A Mary Weatherford painting from among her early neons is one of the highlights of Phillips’s New Now sales that will coincide with the ADAA Art Show and The Armory Show in the coming weeks. The Feb 27th auction focuses on Contemporary art where the house has an historic advantage as the maker of markets for many emerging talents. Weatherford’s auction history has begun to gain traction with another example from the 2012 neon works selling in London last October. Varick St. (2012) was offered at Christie’s with a £250-350k estimate range and made a solid £344k selling price. Varick St. was no stranger to the podium. Three years earlier it changed hands in New York at Sotheby’s for $237.5k in a May day sale , giving the consignor a half-decent profit.
That was followed by Pico Rivera (2013) making $372.5k in a November day sale at Christie’s. Now Phillips has put an attractive $250k low estimate on Truxton and we’ll get a better sense of how deep the demand is for these works:
“Phillips’ New Now auctions have become a staple of the auction season, with collectors all over the globe eager to acquire works by both established and emerging artists alike,” said Samuel Mansour, Head of New Now Sales, New York. “This season, we are thrilled to have the opportunity to present an exceptional group of works, with some examples that are are solidly and deservedly established within in the art historical canon, such as Jenny Holzer’s Truisms and Andy Warhol’s Toy Paintings, as well some that serve as a new and exciting opportunity for collectors.
After Phillips introduced Awol Erizku to the secondary market in 2017 with his photography, this auction will mark the first time that one of his paintings is being offered at auction, along with other first timers, such as Caitlin Keogh and Louisa Gagliardi.
Leading the auction is Mary Weatherford’s Truxtun. Arresting and color-driven, this work belongs to The Bakersfield Project, Weatherford’s most celebrated series of neon paintings inspired by her experiences within the uniqueness of city landscapes. Throughout this series, Weatherford utilized diluted Flashe paint to create a translucent effect that forms a gradient of richness in hue, integrating her mixed media to create a harmonization of color. Elevating this subdued aesthetic, two delicate bands of neon stretch across the canvas and beam above the color field with an eye-catching illumination that adds depth and vigor. Further highlighting this element, Weatherford showcases the transformer and power cords as an essential part of the piece. She rejects hiding these elements for aesthetic purposes and rather drapes them elegantly over the canvas as an intentional compositional element. Executed in 2012, Truxtun is one of the first to feature the neon rods that were a career-altering experimentation for the artist and have been featured in her work ever since.
Jenny Holzer’s Truisms: All things are delicately interconnected…, a stone bench from the artist’s provocative series, executed in 1987, will also be featured among the highlights. Standing authoritatively, this work expertly embodies Jenny Holzer’s artistic practice. Shortly after moving to New York City, Holzer worked nearly exclusively on her acclaimed Truisms series from 1977-1979, marking a turning point in the artist’s career. This body of work is a conglomeration of blunt stream-of-consciousness declarations that touch upon an array of themes such as feminism, violence, oppression, and vulnerability. Candidly professed from an anonymous and universal perspective, the artist’s Truisms poetically reveal one’s most intimate, and at times irreverent, thoughts. The present lot features a selection of Truisms that cover the entirety of the object allowing viewers to meander around and absorb the piece in its unique totality.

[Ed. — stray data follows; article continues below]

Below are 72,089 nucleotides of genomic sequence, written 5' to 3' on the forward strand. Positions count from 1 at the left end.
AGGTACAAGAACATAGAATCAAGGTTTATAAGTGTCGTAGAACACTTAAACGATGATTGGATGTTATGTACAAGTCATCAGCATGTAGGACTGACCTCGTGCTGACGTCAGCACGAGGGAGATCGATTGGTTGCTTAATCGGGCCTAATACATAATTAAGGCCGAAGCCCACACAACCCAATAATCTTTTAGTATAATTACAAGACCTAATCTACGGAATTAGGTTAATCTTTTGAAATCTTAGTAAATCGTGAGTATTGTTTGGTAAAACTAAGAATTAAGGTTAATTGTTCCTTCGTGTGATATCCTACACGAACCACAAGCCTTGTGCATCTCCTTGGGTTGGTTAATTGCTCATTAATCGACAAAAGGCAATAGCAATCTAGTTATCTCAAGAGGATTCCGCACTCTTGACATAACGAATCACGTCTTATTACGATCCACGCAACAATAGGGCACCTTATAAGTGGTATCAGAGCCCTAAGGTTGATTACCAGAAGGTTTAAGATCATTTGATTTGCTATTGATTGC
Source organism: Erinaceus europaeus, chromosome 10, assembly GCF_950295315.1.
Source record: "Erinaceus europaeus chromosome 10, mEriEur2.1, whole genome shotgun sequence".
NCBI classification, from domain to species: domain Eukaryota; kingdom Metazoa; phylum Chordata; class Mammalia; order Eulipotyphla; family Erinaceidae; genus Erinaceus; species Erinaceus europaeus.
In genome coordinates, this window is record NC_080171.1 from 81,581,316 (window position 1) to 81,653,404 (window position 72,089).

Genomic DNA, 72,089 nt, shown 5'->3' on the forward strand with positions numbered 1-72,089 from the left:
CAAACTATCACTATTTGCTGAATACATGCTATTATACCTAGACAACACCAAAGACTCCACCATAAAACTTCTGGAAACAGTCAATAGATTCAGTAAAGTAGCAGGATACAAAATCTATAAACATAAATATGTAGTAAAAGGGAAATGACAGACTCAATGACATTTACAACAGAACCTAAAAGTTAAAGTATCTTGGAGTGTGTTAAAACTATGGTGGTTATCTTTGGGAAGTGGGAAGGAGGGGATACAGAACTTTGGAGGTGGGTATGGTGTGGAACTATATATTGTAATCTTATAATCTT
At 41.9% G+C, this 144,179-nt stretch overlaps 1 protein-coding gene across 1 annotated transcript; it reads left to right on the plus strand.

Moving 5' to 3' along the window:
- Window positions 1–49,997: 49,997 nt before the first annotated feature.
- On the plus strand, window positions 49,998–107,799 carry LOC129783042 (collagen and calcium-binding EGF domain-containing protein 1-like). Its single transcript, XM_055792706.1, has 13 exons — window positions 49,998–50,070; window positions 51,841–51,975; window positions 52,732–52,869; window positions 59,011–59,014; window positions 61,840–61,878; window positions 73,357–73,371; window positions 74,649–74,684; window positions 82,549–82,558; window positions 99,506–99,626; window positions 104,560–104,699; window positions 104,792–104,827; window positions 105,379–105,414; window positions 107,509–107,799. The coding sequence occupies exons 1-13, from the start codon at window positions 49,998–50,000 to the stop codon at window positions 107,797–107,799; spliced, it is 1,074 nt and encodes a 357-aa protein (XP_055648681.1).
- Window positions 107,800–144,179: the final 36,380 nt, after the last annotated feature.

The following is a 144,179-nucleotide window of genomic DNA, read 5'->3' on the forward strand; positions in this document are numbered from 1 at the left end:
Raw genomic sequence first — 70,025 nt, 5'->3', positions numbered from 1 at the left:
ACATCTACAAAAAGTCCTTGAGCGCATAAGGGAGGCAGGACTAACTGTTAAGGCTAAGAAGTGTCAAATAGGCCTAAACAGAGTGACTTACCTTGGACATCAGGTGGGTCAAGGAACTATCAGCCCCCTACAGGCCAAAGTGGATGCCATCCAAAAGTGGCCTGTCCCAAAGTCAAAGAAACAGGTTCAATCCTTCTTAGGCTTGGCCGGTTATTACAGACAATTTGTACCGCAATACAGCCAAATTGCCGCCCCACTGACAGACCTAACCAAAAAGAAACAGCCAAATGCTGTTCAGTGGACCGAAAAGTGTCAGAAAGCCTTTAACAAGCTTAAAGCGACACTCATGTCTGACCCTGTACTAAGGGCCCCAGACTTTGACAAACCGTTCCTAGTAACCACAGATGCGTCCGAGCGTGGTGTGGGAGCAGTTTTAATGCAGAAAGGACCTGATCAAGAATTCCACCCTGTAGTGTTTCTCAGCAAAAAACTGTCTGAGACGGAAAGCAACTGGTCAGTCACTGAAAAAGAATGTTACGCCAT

Andy Warhol’s Rollover Mouse from his series Toy Paintings is an outstanding example of the artist’s preoccupation with commercialism and animation, as well as his fascination with the universality of toys and their ability to transcend age and nationality. Created in 1983, this painting is part of the artist’s later body of work that witnessed a resurgence of his energetic and colorful canvases. Zurich gallerist Bruno Bischofberger, who hosted one of the most significant Pop-Art shows in Europe in 1965, later requested a series of work conducive for children and bought the resulting 100-work compilation with London gallerist Fabian Carlsson. These works were then displayed in Bischofberger’s gallery, hung at children’s eye level in an installation that resembled a shiny and whimsical toy store. Serving as a more child-oriented expression of Warhol’s acclaimed advertising motifs of Brillo and Mott’s boxes from the 1960s, his Toy Paintings series embodies the same consumerist spirit.
Untitled (The World Stage: Brazil), 2012, by Kehinde Wiley captures two subjects, wearing contemporary urban attire, rendered in a photo‐realistic style set against and contrasted with a decorative floral background. Wiley’s subjects typically derive, however, from “street casting” people he encounters in Harlem. Culling from a wide range of art historical sources, Wiley captures these young African American men assuming poses that connote the canonical works of Holbein, Titian, Velázquez, David, and Ingres. Wiley inserts these brilliantly rendered compositions within a lineage of traditional portraiture while also drawing attention to the absence of African Americans from cultural and historical narratives. The present lot exemplifies Wiley’s unmatched compositional instinct and ability to deliver layers of visual and conceptual gravity that simultaneously coalesce and collide.